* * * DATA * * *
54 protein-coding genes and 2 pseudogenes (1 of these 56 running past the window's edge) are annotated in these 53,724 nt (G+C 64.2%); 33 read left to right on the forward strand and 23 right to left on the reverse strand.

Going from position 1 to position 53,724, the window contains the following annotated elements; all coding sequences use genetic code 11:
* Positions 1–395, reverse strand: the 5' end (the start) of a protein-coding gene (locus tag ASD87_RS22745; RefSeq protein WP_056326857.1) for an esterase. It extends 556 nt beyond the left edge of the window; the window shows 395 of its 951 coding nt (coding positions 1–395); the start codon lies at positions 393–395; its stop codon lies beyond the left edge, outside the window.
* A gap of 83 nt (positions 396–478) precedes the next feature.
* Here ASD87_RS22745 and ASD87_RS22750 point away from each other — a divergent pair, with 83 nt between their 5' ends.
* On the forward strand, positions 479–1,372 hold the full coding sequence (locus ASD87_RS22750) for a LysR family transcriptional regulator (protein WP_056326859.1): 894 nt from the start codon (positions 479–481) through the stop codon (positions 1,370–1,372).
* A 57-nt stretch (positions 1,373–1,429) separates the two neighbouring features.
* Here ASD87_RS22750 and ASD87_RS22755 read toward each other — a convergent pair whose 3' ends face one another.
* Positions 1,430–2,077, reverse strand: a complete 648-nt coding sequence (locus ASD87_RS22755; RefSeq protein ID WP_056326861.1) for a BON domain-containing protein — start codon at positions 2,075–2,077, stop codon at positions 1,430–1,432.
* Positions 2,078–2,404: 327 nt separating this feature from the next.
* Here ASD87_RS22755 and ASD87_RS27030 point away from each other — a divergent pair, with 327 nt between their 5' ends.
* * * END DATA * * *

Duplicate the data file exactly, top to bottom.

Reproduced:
54 protein-coding genes and 2 pseudogenes (1 of these 56 running past the window's edge) are annotated in these 53,724 nt (G+C 64.2%); 33 read left to right on the forward strand and 23 right to left on the reverse strand.

Going from position 1 to position 53,724, the window contains the following annotated elements; all coding sequences use genetic code 11:
* Positions 1–395, reverse strand: the 5' end (the start) of a protein-coding gene (locus tag ASD87_RS22745; RefSeq protein WP_056326857.1) for an esterase. It extends 556 nt beyond the left edge of the window; the window shows 395 of its 951 coding nt (coding positions 1–395); the start codon lies at positions 393–395; its stop codon lies beyond the left edge, outside the window.
* A gap of 83 nt (positions 396–478) precedes the next feature.
* Here ASD87_RS22745 and ASD87_RS22750 point away from each other — a divergent pair, with 83 nt between their 5' ends.
* On the forward strand, positions 479–1,372 hold the full coding sequence (locus ASD87_RS22750) for a LysR family transcriptional regulator (protein WP_056326859.1): 894 nt from the start codon (positions 479–481) through the stop codon (positions 1,370–1,372).
* A 57-nt stretch (positions 1,373–1,429) separates the two neighbouring features.
* Here ASD87_RS22750 and ASD87_RS22755 read toward each other — a convergent pair whose 3' ends face one another.
* Positions 1,430–2,077, reverse strand: a complete 648-nt coding sequence (locus ASD87_RS22755; RefSeq protein ID WP_056326861.1) for a BON domain-containing protein — start codon at positions 2,075–2,077, stop codon at positions 1,430–1,432.
* Positions 2,078–2,404: 327 nt separating this feature from the next.
* Here ASD87_RS22755 and ASD87_RS27030 point away from each other — a divergent pair, with 327 nt between their 5' ends.